US Dollar Response to ISM Data May Hint at Post-NFP Price Action
- Yen gains, British Pound sinks on Brexit-linked stokes growth fears
- Eurozone Retail PMIs unlikely to generate strong market response
- US Dollar response to ISM data may hint at post-NFP price action
Risk aversion carried over from Wall Street trade and into Asian hours. The sentiment-linked Australian, Canadian and New Zealand Dollars followed share prices lower. The anti-risk Japanese Yen and US Dollar outperformed. Tellingly, the British Pound proved weakest on the session, hinting that Brexit-related fears are pushing their way back to the forefront.
Market sentiment improved in the week following the initial post-referendum swoon after dramatic risk aversion triggered by the outcome didn’t immediately metastasize (akin to the 2008 failure of Lehman Brothers). The latest jitters seem to focus on Brexit’s growth implications for near-term economic growth. These appear to follow from comments by BOE Governor Mark Carney, who yesterday warned of “material slowing” in the UK.
Looking ahead, June’s Eurozone Retail PMI surveys headline a broadly quiet data docket in European trading hours. News-flow from the single currency area has increasingly improved relative to forecasts in recent weeks, rosy results may not offer lasting encouragement. Most of last month’s survey data was likely conducted before the UK EU membership referendum on June 23, meaning it understates the outcome’s impact on business activity. As such, investors may mostly overlook it.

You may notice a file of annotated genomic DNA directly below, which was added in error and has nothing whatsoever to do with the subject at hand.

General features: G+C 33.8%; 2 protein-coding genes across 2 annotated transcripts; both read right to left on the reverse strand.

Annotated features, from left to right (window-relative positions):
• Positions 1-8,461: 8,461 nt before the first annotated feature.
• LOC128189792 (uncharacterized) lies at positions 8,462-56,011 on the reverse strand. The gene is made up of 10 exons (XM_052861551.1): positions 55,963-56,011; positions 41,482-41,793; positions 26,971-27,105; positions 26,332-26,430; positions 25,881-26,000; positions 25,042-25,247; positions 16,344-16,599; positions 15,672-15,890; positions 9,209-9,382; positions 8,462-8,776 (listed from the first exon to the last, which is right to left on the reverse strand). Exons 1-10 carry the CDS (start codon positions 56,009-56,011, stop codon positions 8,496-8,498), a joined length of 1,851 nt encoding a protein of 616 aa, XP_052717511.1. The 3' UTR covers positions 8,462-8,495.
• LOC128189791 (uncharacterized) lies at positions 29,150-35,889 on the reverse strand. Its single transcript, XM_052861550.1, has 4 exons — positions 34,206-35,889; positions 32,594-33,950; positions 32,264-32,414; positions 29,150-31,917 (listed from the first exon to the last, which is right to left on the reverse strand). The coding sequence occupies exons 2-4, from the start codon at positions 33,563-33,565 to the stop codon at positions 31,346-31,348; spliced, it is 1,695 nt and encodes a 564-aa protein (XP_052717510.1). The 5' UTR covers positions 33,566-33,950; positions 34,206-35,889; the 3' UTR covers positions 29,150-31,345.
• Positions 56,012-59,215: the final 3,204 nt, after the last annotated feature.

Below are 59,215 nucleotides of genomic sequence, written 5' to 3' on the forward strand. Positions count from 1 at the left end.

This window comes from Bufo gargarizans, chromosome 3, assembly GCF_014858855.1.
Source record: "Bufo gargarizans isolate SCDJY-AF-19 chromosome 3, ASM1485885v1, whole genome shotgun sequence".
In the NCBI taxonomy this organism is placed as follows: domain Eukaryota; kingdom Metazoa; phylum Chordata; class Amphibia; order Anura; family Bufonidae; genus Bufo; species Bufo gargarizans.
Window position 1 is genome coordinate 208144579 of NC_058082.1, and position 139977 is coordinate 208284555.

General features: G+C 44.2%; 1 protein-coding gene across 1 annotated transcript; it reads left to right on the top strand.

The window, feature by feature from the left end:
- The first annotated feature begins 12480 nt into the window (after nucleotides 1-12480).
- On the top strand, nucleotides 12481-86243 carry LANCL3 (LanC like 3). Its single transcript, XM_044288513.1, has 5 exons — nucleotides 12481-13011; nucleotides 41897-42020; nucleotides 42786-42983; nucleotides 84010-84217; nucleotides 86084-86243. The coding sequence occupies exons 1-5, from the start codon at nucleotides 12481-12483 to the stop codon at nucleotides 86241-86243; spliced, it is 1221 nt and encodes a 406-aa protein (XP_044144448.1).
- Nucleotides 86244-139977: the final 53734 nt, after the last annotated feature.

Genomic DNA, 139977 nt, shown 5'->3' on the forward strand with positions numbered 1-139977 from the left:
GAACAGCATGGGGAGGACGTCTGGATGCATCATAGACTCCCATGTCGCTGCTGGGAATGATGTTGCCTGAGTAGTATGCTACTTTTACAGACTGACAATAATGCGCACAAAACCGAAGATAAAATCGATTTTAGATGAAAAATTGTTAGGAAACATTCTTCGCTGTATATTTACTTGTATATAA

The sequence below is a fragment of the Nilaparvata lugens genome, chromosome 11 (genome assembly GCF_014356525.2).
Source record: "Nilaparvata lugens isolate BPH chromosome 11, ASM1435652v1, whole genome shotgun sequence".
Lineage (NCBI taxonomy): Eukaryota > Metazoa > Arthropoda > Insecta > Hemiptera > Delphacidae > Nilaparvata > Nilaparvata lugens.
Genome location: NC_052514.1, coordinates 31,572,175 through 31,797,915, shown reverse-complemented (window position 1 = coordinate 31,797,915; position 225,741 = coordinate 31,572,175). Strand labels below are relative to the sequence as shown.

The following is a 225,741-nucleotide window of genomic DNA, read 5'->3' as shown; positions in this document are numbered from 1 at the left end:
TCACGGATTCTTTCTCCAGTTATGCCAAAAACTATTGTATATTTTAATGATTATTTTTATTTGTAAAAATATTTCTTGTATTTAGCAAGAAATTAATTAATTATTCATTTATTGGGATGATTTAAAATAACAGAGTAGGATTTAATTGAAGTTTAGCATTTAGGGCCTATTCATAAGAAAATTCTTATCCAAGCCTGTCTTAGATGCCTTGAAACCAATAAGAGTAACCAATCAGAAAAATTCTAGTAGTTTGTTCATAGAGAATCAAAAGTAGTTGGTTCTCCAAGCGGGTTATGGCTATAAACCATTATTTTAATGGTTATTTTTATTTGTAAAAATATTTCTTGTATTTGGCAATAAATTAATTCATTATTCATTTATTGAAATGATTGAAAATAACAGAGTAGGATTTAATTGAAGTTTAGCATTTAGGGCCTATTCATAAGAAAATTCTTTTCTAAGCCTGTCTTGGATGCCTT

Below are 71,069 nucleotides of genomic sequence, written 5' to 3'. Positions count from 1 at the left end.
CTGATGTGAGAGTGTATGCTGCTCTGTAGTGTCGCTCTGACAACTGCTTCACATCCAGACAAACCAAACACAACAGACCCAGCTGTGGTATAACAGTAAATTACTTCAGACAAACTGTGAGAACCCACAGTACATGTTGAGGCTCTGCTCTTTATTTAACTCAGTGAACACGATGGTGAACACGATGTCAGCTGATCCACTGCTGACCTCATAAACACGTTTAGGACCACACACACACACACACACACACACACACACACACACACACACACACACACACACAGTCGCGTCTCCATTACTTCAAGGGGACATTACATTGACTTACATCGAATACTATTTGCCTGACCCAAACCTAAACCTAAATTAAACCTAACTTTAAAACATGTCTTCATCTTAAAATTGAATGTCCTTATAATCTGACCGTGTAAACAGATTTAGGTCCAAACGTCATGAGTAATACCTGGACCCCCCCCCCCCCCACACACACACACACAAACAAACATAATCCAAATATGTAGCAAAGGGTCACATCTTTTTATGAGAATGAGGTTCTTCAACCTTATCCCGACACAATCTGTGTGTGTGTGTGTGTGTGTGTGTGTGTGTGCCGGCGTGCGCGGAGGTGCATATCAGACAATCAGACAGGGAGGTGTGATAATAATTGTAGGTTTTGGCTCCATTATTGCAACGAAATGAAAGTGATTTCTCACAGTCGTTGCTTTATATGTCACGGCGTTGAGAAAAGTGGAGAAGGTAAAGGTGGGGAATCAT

The US Non-manufacturing ISM report comes into the spotlight later in the day. Expectations suggest the headline index will edge higher to 53.3, meaning service-sector activity growth accelerated in June after slumping to a two-year low in the prior month. A relative improvement in realized data outcomes compared with median estimates opens the door for a surprise on the upside.
While an improvement will almost certainly do little to revive near-term Fed rate hike bets, it may calm global slowdown fears to some extent. It will be curious to see how this reflected in the greenback, which has haven demand to thank for recent gains. That may offer clues about price action when the typically more impactful US Employment report is released on Friday.
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|23:01||GBP||BRC Shop Price Index (YoY) (JUN)||-2.0%||-||-1.8%|
|06:00||EUR||German Factory Orders (MoM) (MAY)||0.0% (A)||-1.9%||Medium|
|06:00||EUR||German Factory Orders (YoY) (MAY)||-0.2% (A)||-0.4%||Medium|
|07:00||EUR||ECB's Draghi Speaks in Frankfurt||-||-||Medium|
|07:30||EUR||Markit Germany Construction PMI (JUN)||-||52.7||Low|
|07:30||AUD||RBA's Debelle on FX Code of Conduct Panel||-||-||Low|
|08:00||GBP||New Car Registrations (YoY) (JUN)||-||2.5%||Low|
|08:10||EUR||Markit Germany Retail PMI (JUN)||-||54.0||Medium|
|08:10||EUR||Markit Eurozone Retail PMI (JUN)||-||50.6||Medium|
|08:10||EUR||Markit France Retail PMI (JUN)||-||50.6||Medium|
|08:10||EUR||Markit Italy Retail PMI (JUN)||-||45.2||Medium|
|CCY||Supp 3||Supp 2||Supp 1||Pivot Point||Res 1||Res 2||Res 3|
--- Written by Ilya Spivak, Currency Strategist for DailyFX.com
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